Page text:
Geffen released a statement from his family that said Cassidy died surrounded by loved ones “with joy in his heart and free from the pain that had gripped him for so long.”

With dark hair cascading over his shoulders, hazel eyes and a look that emulated many rock stars of the day, Cassidy was cast at 19 in “The Partridge Family” for his sex appeal to girls, not his singing. When the show’s producers discovered Cassidy’s melodious voice, he became lead singer in the family band.

He played the teenager Keith Partridge whose widowed mother — portrayed by his stepmother, Shirley Jones — formed a touring pop band with her offspring, traveling to gigs in a multi-colored bus.

The sitcom produced a number of hit songs, including “I Think I Love You,” which reached No. 1 on the Billboard chart in 1970, the year the show debuted.

The Oscar-winning Jones was his mentor as well as his co-star, and the two remained friends and collaborators long after the show ended in 1974.

“At first, David was overwhelmed with the whole thing and his ego blew way up,” Jones told Life magazine in 1971. “And I think he hoped that some of those adoring fans would come a little closer to his own age.”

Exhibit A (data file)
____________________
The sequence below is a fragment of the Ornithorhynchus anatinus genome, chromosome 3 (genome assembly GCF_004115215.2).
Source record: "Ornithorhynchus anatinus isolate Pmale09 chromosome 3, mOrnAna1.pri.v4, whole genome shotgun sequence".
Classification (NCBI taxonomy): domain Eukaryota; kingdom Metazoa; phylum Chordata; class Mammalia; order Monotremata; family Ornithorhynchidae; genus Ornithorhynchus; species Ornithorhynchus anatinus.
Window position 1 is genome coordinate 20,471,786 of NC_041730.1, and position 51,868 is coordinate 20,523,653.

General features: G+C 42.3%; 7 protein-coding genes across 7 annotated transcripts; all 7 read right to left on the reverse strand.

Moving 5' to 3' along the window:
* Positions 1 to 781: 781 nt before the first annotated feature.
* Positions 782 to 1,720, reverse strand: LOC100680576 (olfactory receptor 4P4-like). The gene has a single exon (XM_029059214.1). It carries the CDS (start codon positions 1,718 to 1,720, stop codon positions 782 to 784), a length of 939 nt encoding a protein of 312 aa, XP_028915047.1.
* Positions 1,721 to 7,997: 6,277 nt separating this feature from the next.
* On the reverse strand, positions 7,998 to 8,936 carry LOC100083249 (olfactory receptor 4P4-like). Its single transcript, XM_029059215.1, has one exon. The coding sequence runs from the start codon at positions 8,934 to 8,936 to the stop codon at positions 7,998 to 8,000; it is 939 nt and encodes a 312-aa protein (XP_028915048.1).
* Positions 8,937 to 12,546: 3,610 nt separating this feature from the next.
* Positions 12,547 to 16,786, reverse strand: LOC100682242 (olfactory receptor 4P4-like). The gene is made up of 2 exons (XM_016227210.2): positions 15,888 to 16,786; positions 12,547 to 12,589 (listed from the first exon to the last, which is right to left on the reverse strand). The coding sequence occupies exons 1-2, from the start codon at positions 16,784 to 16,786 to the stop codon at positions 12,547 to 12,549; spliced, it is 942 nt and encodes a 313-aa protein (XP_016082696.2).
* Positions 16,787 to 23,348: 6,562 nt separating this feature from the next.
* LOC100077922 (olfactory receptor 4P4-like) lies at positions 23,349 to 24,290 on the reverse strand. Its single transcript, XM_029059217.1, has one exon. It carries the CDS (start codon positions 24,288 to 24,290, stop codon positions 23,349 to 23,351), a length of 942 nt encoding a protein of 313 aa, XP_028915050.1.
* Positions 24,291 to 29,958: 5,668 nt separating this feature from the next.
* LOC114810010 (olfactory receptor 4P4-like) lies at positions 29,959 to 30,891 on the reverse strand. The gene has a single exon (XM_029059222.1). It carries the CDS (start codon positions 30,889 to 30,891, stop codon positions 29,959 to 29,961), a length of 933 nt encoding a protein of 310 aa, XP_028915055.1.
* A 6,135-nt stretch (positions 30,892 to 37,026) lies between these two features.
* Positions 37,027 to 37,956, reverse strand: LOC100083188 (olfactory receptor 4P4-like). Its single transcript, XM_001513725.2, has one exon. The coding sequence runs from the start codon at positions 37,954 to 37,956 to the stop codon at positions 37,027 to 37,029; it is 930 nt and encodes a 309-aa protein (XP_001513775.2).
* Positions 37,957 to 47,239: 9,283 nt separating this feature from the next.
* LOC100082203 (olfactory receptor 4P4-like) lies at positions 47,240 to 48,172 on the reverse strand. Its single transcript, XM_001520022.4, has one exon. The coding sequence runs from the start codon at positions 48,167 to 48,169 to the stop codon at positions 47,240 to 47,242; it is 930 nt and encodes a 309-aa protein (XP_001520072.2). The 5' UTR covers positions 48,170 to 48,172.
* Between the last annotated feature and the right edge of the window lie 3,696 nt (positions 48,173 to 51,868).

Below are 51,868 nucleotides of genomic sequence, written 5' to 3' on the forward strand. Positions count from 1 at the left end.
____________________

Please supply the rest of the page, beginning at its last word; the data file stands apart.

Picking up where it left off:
On his own, as a performer who played guitar and piano in addition to singing, Cassidy sold millions of copies of his debut album, “Cherish,” in 1972. He drew large crowds of mostly teen and pre-teen girls at concerts around the world.

Girls tried to pierce security perimeters to touch the star and spent their allowances on merchandise emblazoned with his image, including lunch boxes and 3-D postcards. His fan club was one of the largest of its kind.

The fandom surrounding Cassidy approached the hysteria of Beatlemania a decade earlier and culminated in a stampede at a 1974 show in London. Hundreds were injured, and a 14-year-old girl caught in the crush died days later.

Cassidy announced soon afterward he would not stage another global concert tour.

TROUBLED LIFE, STALLED CAREER

Cassidy was born in New York City in 1950 to actors Jack Cassidy and Evelyn Ward, and he announced his interest in show business at age 3, when he was coming home in a taxi from seeing his father in a stage show.